Novel tissue scaffolds help body grow new bone


In a first, chemical engineers led by an Indian-origin researcher at Massachusetts Institute of Technology (MIT) have devised a new implantable tissue scaffold coated with bone growth factors that are released slowly over a few weeks.

When applied to bone injuries or defects, this coated scaffold induces the body to rapidly form new bone that looks and behaves just like the original tissue.

This type of coated scaffold could offer a dramatic improvement over the current standard for treating bone injuries, which involves transplanting bone from another part of the patient’s body — a painful process that does not always supply enough bone, researchers reported.

“Patients with severe bone injuries, people who suffer from congenital bone defects and patients in need of bone augmentation prior to insertion of dental implants could benefit from the new tissue scaffold,” said lead author Nisarg Shah.

Bone growth factors

To achieve this, the MIT team created a very thin, porous scaffold sheet coated with layers of two bone growth factors called platelet—derived growth factor (PDGF) and bone morphogenetic protein 2 (BMP—2).

Using a technique called layer-by-layer assembly, they first coated the sheet with about 40 layers of BMP—2; on top of that are another 40 layers of PDGF.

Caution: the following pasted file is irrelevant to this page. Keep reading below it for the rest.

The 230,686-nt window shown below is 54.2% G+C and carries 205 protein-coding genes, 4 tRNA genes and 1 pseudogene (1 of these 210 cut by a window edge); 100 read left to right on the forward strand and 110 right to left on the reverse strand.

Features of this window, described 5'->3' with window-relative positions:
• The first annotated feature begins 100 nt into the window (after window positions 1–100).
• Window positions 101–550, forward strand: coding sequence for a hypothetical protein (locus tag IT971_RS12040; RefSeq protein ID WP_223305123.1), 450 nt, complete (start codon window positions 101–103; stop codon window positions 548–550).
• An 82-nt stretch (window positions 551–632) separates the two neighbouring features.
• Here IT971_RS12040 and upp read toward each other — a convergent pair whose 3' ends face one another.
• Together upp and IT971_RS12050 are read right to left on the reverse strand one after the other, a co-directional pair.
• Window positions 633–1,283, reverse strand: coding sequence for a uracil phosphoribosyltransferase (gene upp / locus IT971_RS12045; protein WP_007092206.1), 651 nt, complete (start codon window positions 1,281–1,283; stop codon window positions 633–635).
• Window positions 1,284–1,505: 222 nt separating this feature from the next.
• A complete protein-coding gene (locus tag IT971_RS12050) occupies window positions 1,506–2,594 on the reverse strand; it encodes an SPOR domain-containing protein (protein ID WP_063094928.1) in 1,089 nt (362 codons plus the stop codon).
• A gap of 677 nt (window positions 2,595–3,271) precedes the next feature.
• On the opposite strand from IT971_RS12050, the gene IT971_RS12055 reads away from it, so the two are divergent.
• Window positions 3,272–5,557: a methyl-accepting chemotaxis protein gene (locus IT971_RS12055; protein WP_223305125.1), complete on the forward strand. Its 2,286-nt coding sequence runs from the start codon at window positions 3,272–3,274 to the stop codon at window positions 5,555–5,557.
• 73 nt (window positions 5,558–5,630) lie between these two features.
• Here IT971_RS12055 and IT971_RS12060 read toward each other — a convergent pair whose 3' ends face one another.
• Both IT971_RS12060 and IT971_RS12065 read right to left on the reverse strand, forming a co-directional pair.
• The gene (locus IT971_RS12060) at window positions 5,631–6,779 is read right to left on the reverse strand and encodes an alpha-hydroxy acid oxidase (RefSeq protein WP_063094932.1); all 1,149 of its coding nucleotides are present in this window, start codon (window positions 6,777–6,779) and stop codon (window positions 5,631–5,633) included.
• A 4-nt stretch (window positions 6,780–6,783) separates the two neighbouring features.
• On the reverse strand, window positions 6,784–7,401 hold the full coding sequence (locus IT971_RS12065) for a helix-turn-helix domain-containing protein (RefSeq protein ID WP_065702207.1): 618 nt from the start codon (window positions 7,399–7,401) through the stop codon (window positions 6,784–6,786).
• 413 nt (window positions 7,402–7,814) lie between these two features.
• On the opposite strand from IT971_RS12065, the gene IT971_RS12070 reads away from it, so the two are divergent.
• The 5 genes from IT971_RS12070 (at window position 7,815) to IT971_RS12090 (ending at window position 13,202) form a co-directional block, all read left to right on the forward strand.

This allowed PDGF to be released more quickly, along with a more sustained BMP—2 release, mimicking aspects of natural healing.

The researchers tested the scaffold in rats with a skull defect large enough a” 8 millimeters in diameter a” that it could not heal on its own.

The scaffold is biodegradable and breaks down inside the body within a few weeks.

“This is a major advantage for tissue engineering for bones because the release of the signaling proteins has to be slow and it has to be scheduled,” added Nicholas Kotov, a professor of chemical engineering at University of Michigan who was not part of the research team.

The paper appeared in the journal Proceedings of the National Academy of Sciences.

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Printable version | Jan 19, 2020 7:34:03 AM |

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